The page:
Garides Saganaki is a quick, delicious, and deceptively simple Greek appetizer or tapas course prepared on the stove top in a skillet. Shrimp are cooked in an herbaceous, anise flavored (thanks to the addition of Ouzo) tomato sauce. A block of feta cheese is placed right on top so it gets soft and melted, adding a satisfying salty-fatty note. It’s really good and I recommend strongly that you try it.
Garides Saganaki: To Translate or Not to Translate?
The Greeks invented democracy. And the Spanish invented tapas. But the Greeks make food that looks pretty tapas-like to me. Greece’s famous Shrimp in a tiny skillet is such a dish. The tiny skillet produces a tapas-sized portion. Perfect for snacking and sharing.
What? Shrimp in a tiny skillet? Why yes, of course. Garides Saganaki. Garida (γαρίδα) being the Greek word for shrimp, and saganaki (σαγανάκι) being the name for a tiny Greek skillet that this dish is cooked in. The signature dish made in the saganaki is a flaming feta cheese appetizer (great band name: flaming cheese appetizer), ergo there is also a dish called Tiny skillet (Saganaki). Here is a recipe.
I know, I know. Shrimp in a tiny skillet is a very silly name. But hey, the Greeks don’t think so. Why should we?
There is something about pedestrian names like this that are jarring to the ear of the Anglophone bourgeoisie. We’d (I’m an Anglophone bourgeois myself) clearly prefer the un-translated Greek name, because it sounds more sophisticated. We know this from the way French food is described in restaurants the English speaking world. Nobody wants to order Blue Ribbon Chicken and Little Sue’s Pancakes. It sounds too proletarian–too much like food served at a state fair picnic. But those same class-conscious people will be all over some Chicken Cordon Bleu and Crêpe Suzette.
Armed with this knowledge, bear in mind that if you find yourself dining in a restaurant with the gran bourgeoisie and your pretentious waiter tells you that your main course comes with haricots vert, and you say “what the hell is that?” your dinner guests may well gasp. You’ve just outed yourself as a proletarian bumpkin. And when the waiter replies with a pitiful eyeroll, “green beans” and you wonder to yourself “well why the hell don’t you just say that?” now you know why.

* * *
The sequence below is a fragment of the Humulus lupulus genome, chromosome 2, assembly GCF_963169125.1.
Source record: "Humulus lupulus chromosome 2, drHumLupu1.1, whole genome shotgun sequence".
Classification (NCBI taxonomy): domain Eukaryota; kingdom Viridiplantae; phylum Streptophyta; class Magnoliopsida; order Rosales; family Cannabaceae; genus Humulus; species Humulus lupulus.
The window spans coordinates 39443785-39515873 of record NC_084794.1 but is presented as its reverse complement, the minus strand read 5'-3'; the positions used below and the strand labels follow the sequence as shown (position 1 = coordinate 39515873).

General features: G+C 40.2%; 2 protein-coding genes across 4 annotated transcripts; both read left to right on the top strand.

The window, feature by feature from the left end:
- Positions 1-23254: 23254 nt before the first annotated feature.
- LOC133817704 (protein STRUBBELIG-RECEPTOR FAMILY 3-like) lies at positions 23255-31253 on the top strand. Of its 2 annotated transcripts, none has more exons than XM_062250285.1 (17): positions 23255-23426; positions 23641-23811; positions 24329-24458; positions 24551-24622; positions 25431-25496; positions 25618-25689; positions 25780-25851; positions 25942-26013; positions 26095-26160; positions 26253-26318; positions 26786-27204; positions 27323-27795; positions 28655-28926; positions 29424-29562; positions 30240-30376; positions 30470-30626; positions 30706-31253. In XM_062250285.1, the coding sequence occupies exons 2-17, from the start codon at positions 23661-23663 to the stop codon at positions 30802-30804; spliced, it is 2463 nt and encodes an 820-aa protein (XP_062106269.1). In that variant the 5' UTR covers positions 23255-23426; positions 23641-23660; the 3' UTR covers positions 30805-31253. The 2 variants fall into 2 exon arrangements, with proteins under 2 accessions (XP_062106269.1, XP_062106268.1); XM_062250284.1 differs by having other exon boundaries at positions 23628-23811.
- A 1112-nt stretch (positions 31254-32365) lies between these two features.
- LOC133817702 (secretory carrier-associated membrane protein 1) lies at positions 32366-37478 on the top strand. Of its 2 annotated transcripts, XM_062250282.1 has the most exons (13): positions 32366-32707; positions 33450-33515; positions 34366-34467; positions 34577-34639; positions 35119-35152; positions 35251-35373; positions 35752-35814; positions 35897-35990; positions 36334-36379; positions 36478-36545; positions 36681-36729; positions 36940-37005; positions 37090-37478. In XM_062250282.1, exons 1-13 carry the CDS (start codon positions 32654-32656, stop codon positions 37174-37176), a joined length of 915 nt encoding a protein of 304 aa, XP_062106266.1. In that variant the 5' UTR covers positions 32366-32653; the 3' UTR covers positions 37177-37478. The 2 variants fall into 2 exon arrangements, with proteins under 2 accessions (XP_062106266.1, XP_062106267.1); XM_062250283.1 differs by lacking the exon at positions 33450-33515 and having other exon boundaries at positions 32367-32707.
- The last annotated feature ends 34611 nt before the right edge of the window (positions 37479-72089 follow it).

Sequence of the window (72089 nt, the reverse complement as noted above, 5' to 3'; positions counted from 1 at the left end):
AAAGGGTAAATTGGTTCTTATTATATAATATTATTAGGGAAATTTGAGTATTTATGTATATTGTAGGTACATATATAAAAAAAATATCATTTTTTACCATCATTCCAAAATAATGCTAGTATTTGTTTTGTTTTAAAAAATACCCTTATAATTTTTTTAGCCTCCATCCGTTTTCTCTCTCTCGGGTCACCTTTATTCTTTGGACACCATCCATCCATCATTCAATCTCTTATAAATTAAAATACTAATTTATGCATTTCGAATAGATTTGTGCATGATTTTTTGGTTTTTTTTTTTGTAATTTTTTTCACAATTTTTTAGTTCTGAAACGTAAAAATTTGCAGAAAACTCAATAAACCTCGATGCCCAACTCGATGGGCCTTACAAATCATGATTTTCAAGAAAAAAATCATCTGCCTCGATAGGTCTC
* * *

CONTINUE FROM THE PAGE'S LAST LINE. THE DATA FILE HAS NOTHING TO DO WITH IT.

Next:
Garides Saganaki and Descriptive Names
Amuse your bouche on this: In America and other parts of the world, in recent decades, there has been a backlash against this use of French names for food items on the grounds that it’s pretentious (which, of course, it is). This is part of a general sensibility that rejects the notion that a distinction can be drawn between high and low culture. Opera is no better than professional wrestling, Shakespeare is on par with Spiderman Comic books, Beethoven and Lady Gaga are peers, and damn it, haricots vert are just green beans!
Enter the descriptive dish name. See, people feel silly eating Little Sue’s Pancakes (for the record I don’t, and apparently nor do the French). People think Shrimp in a tiny skillet sounds goofy (I think it’s awesome, and apparently so do the Greeks). So instead we now just describe the ingredients you make the dish with as though that’s the name of the dish itself. Following this sensibility, Garides Saganaki is usually described in English as Greek Shrimp and Feta. How incredibly boring. How un-sexy.
I think you see the problem here. Who wants to eat chicken breast pounded flat and wrapped around ham and cheese (Chicken Cordon Bleu)? Who orders pancakes in orange flavored cream sauce lit on fire with brandy (Crêpe Suzette)? Where’s the romance in that?
Recognizing this problem, the Anglophone bourgeoisie (hipsters) calls the dishes by a descriptive list of ingredients, but they describe those ingredients pretentiously. It’s all heirloom baby carrots (immature carrots), artisanal bread (bread made by hand) and foraged blackberries (blackberries someone went out and picked). Et voilà! The revenge of “high culture” masquerading as “low culture”. Or vice versa. I can’t tell anymore.
Anyway, I really do recommend you try the Shrimp in a tiny skillet. It’s an incredibly good tapa. Tapa is a Spanish word for bar food…
- 2 Tablespoons Extra Virgin Olive Oil (plus a bit bmore for drizzling when serving)
- 3 Scallions (white and green parts), sliced finely
- 3 Cloves Garlic, peeled and finely chopped
- Pinch of Kosher Salt
- 1 Teaspoon Dry Greek Oregano
- 2 Teaspoons of Fresh Chopped Dill
- Freshly Ground Black Pepper to taste
- 2 Tablespoons Ouzo (or other Anise flavored liquor)
- 1 Can (14 oz) of Diced Tomatoes
- ½ Cup Dry White Wine
- ¾ Pound Medium Shrimp, unpeeled but deveined
- 4 Oz Block Feta Cheese
- In a large skillet over medium low heat, gently saute the scallions and garlic in the olive oil with a pinch of salt until the scallions begin to become tender and the garlic is fragrant.
- Add the oregano, 1 teaspoon of the dill, and black pepper and cook a few minutes more. Turn the heat up to medium.
- Add the ouzo and cook for a few minutes to burn off the alcohol. Then add the tomatoes. Cook until the liquid is reduced by about ⅓.
- Add the white wine. Place the block of feta in the middle of the skillet, then arrange the shrimp in a ring in the skillet around the feta. Cover and cook until the shrimp is cooked through (about 4 minutes).
- Remove from heat, uncover, and sprinkle with remaining dill and fresh basil. Drizzle with additional olive oil before serving.